• Mal Grey

The Sound of Snow



Every year, old friends Steve and Nigel and myself head north for a week in the winter in search of snowy hills. We've been doing this for nearly thirty years now, usually heading for the fabulous North West Highlands of Scotland. Its fair to say that the weather has been mixed over all those visits, some years its been grim, and we've barely left the valleys, some years its been utterly fabulous and we've wandered over snow-clad mountains with views that went on forever.


This year, the Beast from the East was coming. I guess that didn't bode well but, by some miracle of good fortune, the one part of the whole country that it didn't have its greedy eye on, was the North West Highlands. Game on.


Staying at the legendary Gerry's Hostel in Glen Carron, as we have done so often before, is always part of the magic. Its a slightly scruffy but welcoming old place, for years the domain of Gerry himself, but now run by his son Simon, after Gerry's sad demise a few years ago. The heart of the hostel is very much the fire in the quirky lounge. Here we have sheltered many times from the wild weather outside, hearing it lash against the windows, and feeling the cold draughts on our backs as the heat of the hearth warmed our faces. This year, though, the weather was cold but benign. The skies were blue and, even better, there'd been heavy snow a week before, followed by several days of freeze-thaw cycles, perfect conditions for making perfect snow.


With the approaches frozen by the below freezing temperatures despite the sun, the walks in to the hills were quick and easy as we strode across normally boggy moorlands. As we reached the snow line, immediately we knew that the day would be good, for even the lowest snow was crisp and firm with an icy sheen.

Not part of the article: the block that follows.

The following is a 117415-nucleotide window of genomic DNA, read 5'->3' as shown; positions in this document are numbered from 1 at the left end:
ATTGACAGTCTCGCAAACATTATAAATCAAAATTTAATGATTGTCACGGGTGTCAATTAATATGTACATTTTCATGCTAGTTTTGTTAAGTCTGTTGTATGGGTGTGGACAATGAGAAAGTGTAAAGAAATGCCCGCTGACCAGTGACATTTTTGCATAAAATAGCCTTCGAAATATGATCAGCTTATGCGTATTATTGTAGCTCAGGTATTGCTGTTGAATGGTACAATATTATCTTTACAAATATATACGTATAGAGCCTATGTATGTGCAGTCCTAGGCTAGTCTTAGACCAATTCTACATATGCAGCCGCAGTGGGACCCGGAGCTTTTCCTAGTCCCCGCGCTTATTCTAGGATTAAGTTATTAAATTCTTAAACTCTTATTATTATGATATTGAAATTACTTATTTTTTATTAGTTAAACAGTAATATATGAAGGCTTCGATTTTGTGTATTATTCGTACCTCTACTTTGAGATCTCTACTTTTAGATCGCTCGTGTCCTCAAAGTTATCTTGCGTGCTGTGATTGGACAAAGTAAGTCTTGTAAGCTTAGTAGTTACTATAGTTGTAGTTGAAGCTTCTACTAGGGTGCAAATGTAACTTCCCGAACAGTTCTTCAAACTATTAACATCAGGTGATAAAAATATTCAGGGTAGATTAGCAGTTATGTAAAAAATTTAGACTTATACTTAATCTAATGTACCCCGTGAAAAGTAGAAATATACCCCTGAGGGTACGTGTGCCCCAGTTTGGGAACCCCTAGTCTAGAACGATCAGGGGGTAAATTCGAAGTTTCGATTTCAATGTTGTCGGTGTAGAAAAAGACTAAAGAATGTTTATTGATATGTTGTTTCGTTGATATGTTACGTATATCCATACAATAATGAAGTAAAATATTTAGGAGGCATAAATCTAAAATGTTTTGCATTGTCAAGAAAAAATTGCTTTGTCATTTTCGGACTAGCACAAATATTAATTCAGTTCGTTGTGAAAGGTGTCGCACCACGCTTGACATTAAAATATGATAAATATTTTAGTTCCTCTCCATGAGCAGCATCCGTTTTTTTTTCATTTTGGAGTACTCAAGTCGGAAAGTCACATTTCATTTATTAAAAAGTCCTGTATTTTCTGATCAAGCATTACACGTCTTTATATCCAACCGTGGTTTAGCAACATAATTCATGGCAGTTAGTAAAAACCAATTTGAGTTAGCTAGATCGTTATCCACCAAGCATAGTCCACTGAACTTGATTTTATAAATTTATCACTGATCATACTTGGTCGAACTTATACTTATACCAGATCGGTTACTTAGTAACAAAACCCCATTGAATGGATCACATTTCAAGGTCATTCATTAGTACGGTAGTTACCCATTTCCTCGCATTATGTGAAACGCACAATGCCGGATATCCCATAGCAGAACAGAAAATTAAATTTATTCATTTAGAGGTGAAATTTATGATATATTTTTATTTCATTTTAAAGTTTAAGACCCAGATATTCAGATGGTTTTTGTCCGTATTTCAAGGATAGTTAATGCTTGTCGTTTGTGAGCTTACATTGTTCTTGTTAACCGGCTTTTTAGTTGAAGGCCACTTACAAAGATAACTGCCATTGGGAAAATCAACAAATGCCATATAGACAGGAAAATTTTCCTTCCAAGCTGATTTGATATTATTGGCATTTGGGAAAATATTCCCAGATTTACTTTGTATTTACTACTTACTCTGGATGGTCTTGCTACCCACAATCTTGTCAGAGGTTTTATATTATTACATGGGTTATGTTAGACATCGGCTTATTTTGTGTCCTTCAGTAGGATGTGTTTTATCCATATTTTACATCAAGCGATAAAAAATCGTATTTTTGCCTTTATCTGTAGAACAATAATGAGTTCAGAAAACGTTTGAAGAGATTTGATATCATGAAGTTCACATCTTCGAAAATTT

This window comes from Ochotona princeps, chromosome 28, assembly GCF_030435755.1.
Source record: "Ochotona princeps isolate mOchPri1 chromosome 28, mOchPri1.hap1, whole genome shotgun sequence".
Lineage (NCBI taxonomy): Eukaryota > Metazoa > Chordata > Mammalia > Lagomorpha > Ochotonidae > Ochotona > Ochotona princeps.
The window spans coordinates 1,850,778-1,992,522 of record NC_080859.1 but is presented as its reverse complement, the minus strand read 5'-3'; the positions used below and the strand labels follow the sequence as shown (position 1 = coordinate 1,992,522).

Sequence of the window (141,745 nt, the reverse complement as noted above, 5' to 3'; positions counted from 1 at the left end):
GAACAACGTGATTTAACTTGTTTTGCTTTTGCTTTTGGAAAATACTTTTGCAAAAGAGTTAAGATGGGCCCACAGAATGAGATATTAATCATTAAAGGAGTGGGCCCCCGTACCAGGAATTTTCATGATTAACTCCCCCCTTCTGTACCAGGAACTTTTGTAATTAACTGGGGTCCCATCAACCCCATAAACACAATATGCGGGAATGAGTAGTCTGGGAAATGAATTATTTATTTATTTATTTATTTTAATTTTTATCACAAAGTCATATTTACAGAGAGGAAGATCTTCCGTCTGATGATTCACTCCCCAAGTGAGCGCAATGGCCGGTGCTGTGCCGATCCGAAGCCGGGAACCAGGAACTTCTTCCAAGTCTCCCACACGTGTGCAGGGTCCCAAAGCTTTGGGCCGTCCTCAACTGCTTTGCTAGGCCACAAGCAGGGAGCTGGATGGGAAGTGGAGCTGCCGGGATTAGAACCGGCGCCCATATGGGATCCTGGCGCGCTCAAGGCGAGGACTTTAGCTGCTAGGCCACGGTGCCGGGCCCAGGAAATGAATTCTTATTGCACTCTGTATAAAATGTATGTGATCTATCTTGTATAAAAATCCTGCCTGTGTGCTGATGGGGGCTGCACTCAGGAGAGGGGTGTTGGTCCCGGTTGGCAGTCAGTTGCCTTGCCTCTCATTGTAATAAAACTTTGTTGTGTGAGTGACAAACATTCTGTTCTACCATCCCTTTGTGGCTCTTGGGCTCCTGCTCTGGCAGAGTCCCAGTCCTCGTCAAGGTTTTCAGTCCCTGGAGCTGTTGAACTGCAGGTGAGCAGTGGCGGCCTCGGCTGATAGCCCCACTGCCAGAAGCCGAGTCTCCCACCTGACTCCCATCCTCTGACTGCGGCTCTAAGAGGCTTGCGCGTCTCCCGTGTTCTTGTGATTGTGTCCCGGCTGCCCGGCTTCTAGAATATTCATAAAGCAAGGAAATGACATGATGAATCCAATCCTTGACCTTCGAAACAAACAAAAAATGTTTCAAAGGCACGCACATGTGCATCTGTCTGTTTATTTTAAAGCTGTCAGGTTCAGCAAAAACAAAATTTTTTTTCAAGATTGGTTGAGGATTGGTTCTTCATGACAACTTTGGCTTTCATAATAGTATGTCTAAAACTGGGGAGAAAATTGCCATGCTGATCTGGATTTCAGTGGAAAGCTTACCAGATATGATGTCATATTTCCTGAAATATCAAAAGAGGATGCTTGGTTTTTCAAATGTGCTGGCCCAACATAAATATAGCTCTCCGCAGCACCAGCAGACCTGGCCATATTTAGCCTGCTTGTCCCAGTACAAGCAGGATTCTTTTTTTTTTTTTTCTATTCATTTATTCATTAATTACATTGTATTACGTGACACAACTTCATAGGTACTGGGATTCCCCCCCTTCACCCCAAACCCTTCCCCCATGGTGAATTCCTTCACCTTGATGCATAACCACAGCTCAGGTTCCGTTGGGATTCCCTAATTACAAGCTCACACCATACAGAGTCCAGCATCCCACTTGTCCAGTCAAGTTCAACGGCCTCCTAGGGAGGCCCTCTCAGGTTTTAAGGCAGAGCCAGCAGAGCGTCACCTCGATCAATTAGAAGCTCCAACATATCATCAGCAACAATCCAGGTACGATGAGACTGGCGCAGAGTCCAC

These, then, are moments to savour. We don our crampons and take ice axes in hand, and step forward onto the shining white mass. Crunch, squeak. This is a sound that mountain lovers will know, the sound of crampon spikes pressing into perfect névé, the best type of snow there is. It gives just enough to provide a decent footing, but doesn't drain away your energy as so often happens as you wade through a sea of snow, fighting for every upwards step. The sound travels with you as you stride joyously forward over the glistening slopes, on the roof of the world as you gaze at the mountains all around.



Each day on the hills of Torridon and the Coulin Forest was a delight. We strode along the curving ridge of Beinn Damh, high above towering cliffs of red Torridonian sandstone. We climbed, calves burning, up the back of Coire Mainnrichean on the magnificent mountain of Fuar Tholl, just the spikes on our feet digging in to the snow as we made rapid, but tiring, progress upward. Everywhere we looked, snow-clad mountain ridges marched onward to the distant horizon.



The summits were places to savour where, unusually, we could sit in comfort wearing only a layer or two, the sun warming us though the air temperature was well below freezing. Nearby, cornice edges fell away hundreds of feet into wild, rarely visited corries, giving us a true "top of the world" feeling as we lingered long and gazed far.


Even the descents were mostly simple, as we linked snow patches together for as long as possible, dropping quickly and relatively painlessly down into the cold shadow of the hills as the evening approached.



The full story of our couple of days in this stunning part of Scotland can be read on the main site on the Places/Scotland pages here:


Damp No More - Beinn Damh in winter


The Cold Hole - Fuar Tholl in the snow


A couple of days that will live long in the memory.



About Me

I've always loved the outdoors, and take great pleasure from both the big adventures and the days close to home. Through my writing and photography, I hope to help others understand that by simply getting outside with open eyes, having adventures is easy.

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